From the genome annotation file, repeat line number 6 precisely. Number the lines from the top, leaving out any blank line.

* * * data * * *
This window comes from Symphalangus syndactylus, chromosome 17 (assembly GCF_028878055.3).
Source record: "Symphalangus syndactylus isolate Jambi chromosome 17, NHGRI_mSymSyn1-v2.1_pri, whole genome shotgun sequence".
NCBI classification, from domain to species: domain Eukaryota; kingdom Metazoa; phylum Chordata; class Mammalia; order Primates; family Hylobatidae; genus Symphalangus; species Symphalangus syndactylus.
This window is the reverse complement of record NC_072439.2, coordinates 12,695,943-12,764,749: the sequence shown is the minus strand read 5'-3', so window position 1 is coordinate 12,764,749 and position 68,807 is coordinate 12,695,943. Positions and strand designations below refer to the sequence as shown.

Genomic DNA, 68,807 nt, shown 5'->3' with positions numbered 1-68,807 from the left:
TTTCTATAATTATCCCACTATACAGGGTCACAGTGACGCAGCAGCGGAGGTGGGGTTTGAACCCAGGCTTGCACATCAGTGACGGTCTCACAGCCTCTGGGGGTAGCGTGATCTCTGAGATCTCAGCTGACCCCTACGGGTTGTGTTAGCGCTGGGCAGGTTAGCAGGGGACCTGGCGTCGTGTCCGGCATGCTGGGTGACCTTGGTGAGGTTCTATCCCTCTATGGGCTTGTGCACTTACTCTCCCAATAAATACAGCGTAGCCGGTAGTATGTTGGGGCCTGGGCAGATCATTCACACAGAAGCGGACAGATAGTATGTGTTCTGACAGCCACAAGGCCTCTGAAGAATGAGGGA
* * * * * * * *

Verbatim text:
TTTCTATAATTATCCCACTATACAGGGTCACAGTGACGCAGCAGCGGAGGTGGGGTTTGAACCCAGGCTTGCACATCAGTGACGGTCTCACAGCCTCTGGGGGTAGCGTGATCTCTGAGATCTCAGCTGACCCCTACGGGTTGTGTTAGCGCTGGGCAGGTTAGCAGGGGACCTGGCGTCGTGTCCGGCATGCTGGGTGACCTTGGTGAGGTTCTATCCCTCTATGGGCTTGTGCACTTACTCTCCCAATAAATACAGCGTAGCCGGTAGTATGTTGGGGCCTGGGCAGATCATTCACACAGAAGCGGACAGATAGTATGTGTTCTGACAGCCACAAGGCCTCTGAAGAATGAGGGA